Indonesia’s Industry Ministry is currently seeking to increase the role of SMEs in supplying raw materials for larger businesses, as the government intends to rely less on imported goods.

A program that runs from July 1-15 aims to prepare selected SMEs by helping them with brand registration, packaging as well as with National Industrial Standards (SNI) and halal certification to meet big producers’ product standards, according to Gati Wibawaningsih, the ministry’s director general of small and medium enterprises.

“The message this program is trying to convey is that local industries can produce what Indonesians need with quality products,” Gati said in a virtual press conference on Wednesday.

The program is part of the government’s efforts to increase the role of small businesses, which contributed nearly 61 percent to the country’s economy, to help reduce big industries’ imports of raw materials and intermediate goods.

The government has set a goal of cutting the nation’s raw material imports by up to 35 percent to US$82 billion in 2022. The effort to slash imports has been going on for some time now. In the first quarter of 2020, imports of raw materials and intermediary goods saw a decline.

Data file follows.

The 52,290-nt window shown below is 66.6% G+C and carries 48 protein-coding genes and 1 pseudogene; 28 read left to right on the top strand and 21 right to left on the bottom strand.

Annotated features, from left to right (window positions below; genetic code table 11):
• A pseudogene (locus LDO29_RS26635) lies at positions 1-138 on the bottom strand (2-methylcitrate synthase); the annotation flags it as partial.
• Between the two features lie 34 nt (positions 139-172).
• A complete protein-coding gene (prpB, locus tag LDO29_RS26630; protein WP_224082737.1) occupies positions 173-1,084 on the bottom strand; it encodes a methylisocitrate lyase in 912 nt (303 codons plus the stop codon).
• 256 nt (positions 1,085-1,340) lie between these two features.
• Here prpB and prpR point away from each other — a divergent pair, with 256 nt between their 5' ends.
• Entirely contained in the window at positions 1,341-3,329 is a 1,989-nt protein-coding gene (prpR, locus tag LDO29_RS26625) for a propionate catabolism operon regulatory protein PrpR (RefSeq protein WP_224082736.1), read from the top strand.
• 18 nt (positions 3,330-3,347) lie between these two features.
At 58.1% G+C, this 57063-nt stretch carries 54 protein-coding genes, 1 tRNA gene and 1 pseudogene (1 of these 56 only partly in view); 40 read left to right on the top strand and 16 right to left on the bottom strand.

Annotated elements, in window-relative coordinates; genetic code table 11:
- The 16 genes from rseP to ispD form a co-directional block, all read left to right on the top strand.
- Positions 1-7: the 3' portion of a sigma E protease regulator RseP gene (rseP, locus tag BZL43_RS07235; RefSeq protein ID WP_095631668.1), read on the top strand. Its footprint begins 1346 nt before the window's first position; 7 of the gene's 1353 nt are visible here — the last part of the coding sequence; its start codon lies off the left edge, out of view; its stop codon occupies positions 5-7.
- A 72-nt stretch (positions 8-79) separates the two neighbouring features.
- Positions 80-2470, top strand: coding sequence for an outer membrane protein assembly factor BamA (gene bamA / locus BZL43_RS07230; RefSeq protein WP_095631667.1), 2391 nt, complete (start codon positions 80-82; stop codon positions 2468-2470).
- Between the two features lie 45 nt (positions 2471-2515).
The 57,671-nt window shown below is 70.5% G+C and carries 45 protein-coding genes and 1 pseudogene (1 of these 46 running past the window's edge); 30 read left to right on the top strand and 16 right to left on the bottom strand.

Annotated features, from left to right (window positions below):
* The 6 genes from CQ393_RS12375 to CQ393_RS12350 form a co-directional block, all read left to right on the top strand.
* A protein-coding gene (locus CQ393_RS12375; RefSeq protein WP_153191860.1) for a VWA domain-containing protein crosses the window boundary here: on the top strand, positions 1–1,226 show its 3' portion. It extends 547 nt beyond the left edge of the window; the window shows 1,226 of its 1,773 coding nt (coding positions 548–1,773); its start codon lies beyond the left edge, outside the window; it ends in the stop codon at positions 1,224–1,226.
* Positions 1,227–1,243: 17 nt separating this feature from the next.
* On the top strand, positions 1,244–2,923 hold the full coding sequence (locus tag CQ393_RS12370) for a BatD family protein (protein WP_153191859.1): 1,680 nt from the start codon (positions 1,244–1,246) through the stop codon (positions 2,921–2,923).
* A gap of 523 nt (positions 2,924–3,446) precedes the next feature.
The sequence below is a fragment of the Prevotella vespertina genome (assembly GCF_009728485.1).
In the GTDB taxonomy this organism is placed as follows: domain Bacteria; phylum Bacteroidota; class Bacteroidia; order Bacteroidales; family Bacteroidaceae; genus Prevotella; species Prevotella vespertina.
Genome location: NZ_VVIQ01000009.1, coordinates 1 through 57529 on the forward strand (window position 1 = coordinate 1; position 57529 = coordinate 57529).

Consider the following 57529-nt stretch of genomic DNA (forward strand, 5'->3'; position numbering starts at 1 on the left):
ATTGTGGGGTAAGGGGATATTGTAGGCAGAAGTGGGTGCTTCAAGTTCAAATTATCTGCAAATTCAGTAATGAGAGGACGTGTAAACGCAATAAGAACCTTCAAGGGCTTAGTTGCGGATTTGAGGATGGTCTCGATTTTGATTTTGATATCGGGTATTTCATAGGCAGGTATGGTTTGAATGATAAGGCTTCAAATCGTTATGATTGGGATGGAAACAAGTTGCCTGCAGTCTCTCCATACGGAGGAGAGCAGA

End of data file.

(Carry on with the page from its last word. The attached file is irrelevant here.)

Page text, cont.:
The program would also champion SMEs products through e-commerce platforms, including packaged food and beverages, fashion, healthcare products and sport equipment.

Large companies have already begun sourcing materials from SMEs to use in their products. For example, food manufacturing giant PT Indofood Sukses Makmur sourced tempeh, a fermented soybean product, as the main ingredient of its chips brand Qtela from a SME, said Stefanus Indrayana, the firm’s general manager of corporate communication.

Stefanus said that the partnership was immensely beneficial, with the SME seeing a gradual scale up in its production from 50kg pf tempeh a day to 1 ton.

“Our partner has good products,” said Stefanus. “But we require certain standards, such as SNI. So we do a lot of mentoring, including for halal certificates, waste management, administrative matters and technical tools.”

Unfortunately, several large companies have reported it is just not feasible at the moment to rely on local SMEs for certain raw materials or components. They cite either an ability to produce said materials, or insufficient supply as their main reasons for continuing to import these parts.

“Some of our components are made in Indonesia, but there are critical components that we have to import,” said William Gozali, director at PT Insera Sena; a large bicycle manufacturer.


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